II.B How Does a CDP Work?
CDPs have extensive capabilities and functions, but the foundation on which they work is fairly straightforward. They function by pulling data from multiple sources, cleaning it and re-structuring it in a way that makes it available to other marketing systems for personalized marketing activities. They can also have additional functions such as advanced data analytics, content marketing, predictive capabilities, segmentation and campaign management. Below are the 5 steps a CDP is typically responsible for:
- Collecting the Data
The process begins with the collection of data to feed into the CDP. This includes client-side information and server-side collection (APIs) through the various channels, CRM systems, call center, in-store, mobile and app data. Typical types of incoming information include personal and demographic data, online behavioral data, engagement data, transactional and POS data, and IOT and device data.
- Unifying, Transforming & Standardizing the Data
This is where you would bring your business rules to the process to uniformly define the disparate data sources. Various CDP vendors provide their own ways to standardize data, but relying on third-party data definitions means you have less control over your customer data. Specific activities done in this step include data validation, data derivation, data cleansing and identity unification.
- Enriching the Data & Creating Segments/Audiences
In the enrichment process, all of the data you’ve collected is aligned with individual customer profiles. From there, those profiles can be managed through segments or audiences before being pushed to customer experience endpoints. On top of that, any consent preferences tied to the customer profile are integrated at this step (those settings don’t need to be established at every activation point).
- Integrating & Updating the CDP
Most companies have dozens of tools that make up the customer experience—from ESPs to websites to social media. APIs and integrations populate the CDP so that it becomes your single source of truth for all of these channels, updating them in real-time with the same information.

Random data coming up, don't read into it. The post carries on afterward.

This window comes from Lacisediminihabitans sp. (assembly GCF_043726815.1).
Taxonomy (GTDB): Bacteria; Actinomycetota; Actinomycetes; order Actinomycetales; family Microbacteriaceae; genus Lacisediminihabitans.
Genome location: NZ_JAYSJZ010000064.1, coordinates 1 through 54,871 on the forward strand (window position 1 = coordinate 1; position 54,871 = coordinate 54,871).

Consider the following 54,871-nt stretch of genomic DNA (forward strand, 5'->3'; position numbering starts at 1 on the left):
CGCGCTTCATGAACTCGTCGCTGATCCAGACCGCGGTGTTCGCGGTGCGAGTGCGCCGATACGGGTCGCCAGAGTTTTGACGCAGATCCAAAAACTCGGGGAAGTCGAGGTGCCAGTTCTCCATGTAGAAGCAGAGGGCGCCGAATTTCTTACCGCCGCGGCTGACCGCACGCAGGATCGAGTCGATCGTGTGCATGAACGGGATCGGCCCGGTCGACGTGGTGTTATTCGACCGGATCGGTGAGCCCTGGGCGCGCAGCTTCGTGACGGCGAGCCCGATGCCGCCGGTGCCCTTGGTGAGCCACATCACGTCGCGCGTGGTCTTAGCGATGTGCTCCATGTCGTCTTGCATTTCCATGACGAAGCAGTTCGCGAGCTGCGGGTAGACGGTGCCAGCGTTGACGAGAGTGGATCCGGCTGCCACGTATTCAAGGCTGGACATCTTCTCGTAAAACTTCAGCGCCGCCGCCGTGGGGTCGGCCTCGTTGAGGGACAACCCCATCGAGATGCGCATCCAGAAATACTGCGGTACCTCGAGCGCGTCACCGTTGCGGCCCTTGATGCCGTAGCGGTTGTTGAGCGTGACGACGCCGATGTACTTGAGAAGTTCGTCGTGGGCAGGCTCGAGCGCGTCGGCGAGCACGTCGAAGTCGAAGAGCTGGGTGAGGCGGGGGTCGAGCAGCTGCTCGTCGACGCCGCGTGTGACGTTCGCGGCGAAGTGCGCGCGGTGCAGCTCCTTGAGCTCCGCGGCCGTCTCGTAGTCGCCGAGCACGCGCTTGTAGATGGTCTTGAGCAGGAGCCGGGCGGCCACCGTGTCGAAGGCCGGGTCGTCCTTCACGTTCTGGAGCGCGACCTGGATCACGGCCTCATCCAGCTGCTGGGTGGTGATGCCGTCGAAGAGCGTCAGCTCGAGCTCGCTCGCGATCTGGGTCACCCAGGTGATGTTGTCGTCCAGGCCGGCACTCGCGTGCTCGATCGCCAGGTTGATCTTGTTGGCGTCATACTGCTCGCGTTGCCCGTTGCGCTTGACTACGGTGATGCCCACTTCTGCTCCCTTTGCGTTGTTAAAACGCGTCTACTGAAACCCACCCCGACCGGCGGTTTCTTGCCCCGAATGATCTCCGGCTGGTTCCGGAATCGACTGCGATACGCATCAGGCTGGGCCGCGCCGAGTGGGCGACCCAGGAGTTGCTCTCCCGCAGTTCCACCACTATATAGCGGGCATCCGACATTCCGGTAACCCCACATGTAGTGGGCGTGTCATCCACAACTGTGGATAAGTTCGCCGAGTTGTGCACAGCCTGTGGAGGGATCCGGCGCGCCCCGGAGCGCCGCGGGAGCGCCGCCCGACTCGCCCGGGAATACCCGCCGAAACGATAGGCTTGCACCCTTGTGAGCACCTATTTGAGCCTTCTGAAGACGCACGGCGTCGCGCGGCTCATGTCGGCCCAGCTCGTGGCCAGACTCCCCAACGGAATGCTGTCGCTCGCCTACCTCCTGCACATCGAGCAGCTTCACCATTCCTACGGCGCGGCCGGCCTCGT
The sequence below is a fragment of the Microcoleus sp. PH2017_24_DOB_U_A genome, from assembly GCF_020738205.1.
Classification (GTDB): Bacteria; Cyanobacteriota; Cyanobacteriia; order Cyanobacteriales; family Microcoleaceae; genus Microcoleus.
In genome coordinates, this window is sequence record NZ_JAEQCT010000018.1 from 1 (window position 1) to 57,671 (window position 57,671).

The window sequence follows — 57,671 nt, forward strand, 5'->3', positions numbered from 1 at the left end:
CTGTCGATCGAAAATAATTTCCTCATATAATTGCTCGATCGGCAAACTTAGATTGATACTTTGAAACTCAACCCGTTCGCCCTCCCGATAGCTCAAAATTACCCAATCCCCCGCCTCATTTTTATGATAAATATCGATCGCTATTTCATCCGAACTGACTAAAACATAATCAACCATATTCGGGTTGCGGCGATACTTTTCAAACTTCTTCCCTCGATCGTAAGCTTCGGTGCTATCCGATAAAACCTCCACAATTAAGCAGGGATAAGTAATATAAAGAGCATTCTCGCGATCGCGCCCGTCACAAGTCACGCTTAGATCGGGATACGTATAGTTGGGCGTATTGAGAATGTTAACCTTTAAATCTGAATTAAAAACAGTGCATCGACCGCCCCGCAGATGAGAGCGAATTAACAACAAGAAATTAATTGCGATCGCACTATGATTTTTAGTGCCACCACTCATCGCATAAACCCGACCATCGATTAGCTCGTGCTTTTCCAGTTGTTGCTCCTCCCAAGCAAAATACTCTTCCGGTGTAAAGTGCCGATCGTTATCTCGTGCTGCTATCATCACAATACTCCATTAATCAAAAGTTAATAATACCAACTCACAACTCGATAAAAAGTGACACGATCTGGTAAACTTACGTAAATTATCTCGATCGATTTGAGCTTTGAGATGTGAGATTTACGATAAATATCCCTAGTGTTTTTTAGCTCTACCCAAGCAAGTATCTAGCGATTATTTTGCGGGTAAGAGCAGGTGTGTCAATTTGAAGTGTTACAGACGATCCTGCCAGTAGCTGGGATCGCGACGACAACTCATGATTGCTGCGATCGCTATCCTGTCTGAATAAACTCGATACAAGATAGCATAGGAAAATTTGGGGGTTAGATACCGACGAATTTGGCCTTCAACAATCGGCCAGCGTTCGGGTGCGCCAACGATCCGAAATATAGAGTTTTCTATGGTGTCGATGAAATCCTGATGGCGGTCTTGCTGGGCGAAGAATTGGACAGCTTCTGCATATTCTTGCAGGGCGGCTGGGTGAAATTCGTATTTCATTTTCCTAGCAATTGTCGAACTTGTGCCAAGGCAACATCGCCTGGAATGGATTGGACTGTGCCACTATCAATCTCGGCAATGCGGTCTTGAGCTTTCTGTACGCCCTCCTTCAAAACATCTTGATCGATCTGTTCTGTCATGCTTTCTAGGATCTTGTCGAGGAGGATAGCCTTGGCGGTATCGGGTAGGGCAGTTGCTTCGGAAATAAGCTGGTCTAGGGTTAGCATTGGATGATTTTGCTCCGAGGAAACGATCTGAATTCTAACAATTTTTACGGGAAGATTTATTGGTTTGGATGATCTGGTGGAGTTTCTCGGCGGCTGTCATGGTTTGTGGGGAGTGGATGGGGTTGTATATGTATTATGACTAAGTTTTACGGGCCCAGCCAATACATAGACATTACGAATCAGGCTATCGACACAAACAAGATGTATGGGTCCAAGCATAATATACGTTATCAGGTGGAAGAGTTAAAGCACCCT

- Activating Your Communications
With the information cleaned, unified into customer profiles and organized into segments/audiences, you can now activate cross-channel campaigns and power BI tools with confidence to your targeted audiences. This could include web personalization, ad campaigns, email campaigns, push messaging, social campaigns and direct mail to name a few.
One of the main benefits of activating all of your customer experience endpoints via the CDP data is that the profiles are continuously becoming better. The more engagement you get through your activation channels, the more data you have to collect and inform your individual customer profiles and audiences.
II.C Is It Time to Implement a CDP at Your Organization?
Undertaking implementation of a CDP is a fair amount of work, so ensuring that your organization is (a) ready for the challenge, (b) has articulated the business pain/problems that a CDP can help solve and (c) has staff that can take it on, are all critical to consider. Below are eight questions that can gauge your organization’s readiness for a CDP project:
- You have identified the business insights needed, the data required and you have supporting use cases that warrant the use of CDP technology
- You utilize multiple channels to market to your customers, and you need unified omni-channel data in real-time to execute personalized communications
- You’re currently tackling organization-wide challenges like data governance (CCPA, GDPR) and additional privacy issues
- You can’t get a full picture of the customer journey via your current CRM or DMP applications
- You are looking to achieve personalization and targeted advertising at mass scale
- You have executive sponsorship for your CDP project and a strategic owner in Marketing, IT, or data science/related department that will take on ownership of the CDP
- Your company sees customer data as a strategic asset and is supportive of technology to advance customer data insights
- You have the basics in place to measure ROI from delivery of personalized real-time communications and campaigns that will be supported via the use of the CDP
II.D What to Look for When Comparing CDPs on the Market
As you embark at looking at potential different CDP solutions, here are a few things to put into your evaluation criteria:
- Does the CDP eliminate (as many as possible) data silos and allow for access via a variety of data collection capabilities (e.g., built-in connectors, SDKs, webhooks, APIs) to the other parts of your MarTech stack?
- Is it data agnostic – meaning, can it work with information from different or disparate channels & databases – even if the data is in dissimilar formats?
- Does it have the ability to ingest various types of data [e.g., profile data, real-time interaction data (behavioral, demographic, transactional), Marketing Automation data, customer support data, mobile, POS restaurant data, device data]?
- Is the CDP powered by AI and Machine-Learning algorithms to help identify actionable insights across the various channels (e.g., predictive analytics)?
- Can all of your brands’ data points be consolidated in a centralized place across all channels used?
- What is the CDP’s data unification methodology (i.e., sometimes referred to as ‘identify resolution’)? How is a unique profile of each customer to be made available for each record? Are the profiles enriched with 2nd- & 3rd-party data?